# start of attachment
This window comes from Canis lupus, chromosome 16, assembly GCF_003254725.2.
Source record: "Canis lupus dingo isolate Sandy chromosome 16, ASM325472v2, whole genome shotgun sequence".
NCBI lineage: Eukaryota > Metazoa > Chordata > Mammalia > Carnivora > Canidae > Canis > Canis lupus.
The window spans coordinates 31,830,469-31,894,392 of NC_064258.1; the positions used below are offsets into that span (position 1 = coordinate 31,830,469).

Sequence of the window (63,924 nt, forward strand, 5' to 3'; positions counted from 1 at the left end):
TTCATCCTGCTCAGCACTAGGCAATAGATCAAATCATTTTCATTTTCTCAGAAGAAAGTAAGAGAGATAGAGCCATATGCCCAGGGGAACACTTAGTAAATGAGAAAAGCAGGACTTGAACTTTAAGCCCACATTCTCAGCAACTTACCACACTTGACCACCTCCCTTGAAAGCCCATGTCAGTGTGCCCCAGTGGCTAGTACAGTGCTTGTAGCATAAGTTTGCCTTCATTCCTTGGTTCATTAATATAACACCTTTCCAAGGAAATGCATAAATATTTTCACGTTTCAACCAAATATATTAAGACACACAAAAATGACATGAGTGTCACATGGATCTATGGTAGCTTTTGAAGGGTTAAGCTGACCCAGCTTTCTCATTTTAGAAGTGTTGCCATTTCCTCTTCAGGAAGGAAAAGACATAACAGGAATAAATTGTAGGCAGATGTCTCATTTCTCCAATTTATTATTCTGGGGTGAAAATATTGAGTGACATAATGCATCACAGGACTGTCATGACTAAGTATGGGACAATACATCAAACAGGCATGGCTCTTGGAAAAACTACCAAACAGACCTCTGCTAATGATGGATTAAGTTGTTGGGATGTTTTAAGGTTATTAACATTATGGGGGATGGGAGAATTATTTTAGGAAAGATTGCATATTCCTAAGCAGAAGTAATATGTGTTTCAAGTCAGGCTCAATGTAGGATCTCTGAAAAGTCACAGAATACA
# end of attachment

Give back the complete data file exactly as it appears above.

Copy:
This window comes from Canis lupus, chromosome 16, assembly GCF_003254725.2.
Source record: "Canis lupus dingo isolate Sandy chromosome 16, ASM325472v2, whole genome shotgun sequence".
NCBI lineage: Eukaryota > Metazoa > Chordata > Mammalia > Carnivora > Canidae > Canis > Canis lupus.
The window spans coordinates 31,830,469-31,894,392 of NC_064258.1; the positions used below are offsets into that span (position 1 = coordinate 31,830,469).

Sequence of the window (63,924 nt, forward strand, 5' to 3'; positions counted from 1 at the left end):
TTCATCCTGCTCAGCACTAGGCAATAGATCAAATCATTTTCATTTTCTCAGAAGAAAGTAAGAGAGATAGAGCCATATGCCCAGGGGAACACTTAGTAAATGAGAAAAGCAGGACTTGAACTTTAAGCCCACATTCTCAGCAACTTACCACACTTGACCACCTCCCTTGAAAGCCCATGTCAGTGTGCCCCAGTGGCTAGTACAGTGCTTGTAGCATAAGTTTGCCTTCATTCCTTGGTTCATTAATATAACACCTTTCCAAGGAAATGCATAAATATTTTCACGTTTCAACCAAATATATTAAGACACACAAAAATGACATGAGTGTCACATGGATCTATGGTAGCTTTTGAAGGGTTAAGCTGACCCAGCTTTCTCATTTTAGAAGTGTTGCCATTTCCTCTTCAGGAAGGAAAAGACATAACAGGAATAAATTGTAGGCAGATGTCTCATTTCTCCAATTTATTATTCTGGGGTGAAAATATTGAGTGACATAATGCATCACAGGACTGTCATGACTAAGTATGGGACAATACATCAAACAGGCATGGCTCTTGGAAAAACTACCAAACAGACCTCTGCTAATGATGGATTAAGTTGTTGGGATGTTTTAAGGTTATTAACATTATGGGGGATGGGAGAATTATTTTAGGAAAGATTGCATATTCCTAAGCAGAAGTAATATGTGTTTCAAGTCAGGCTCAATGTAGGATCTCTGAAAAGTCACAGAATACA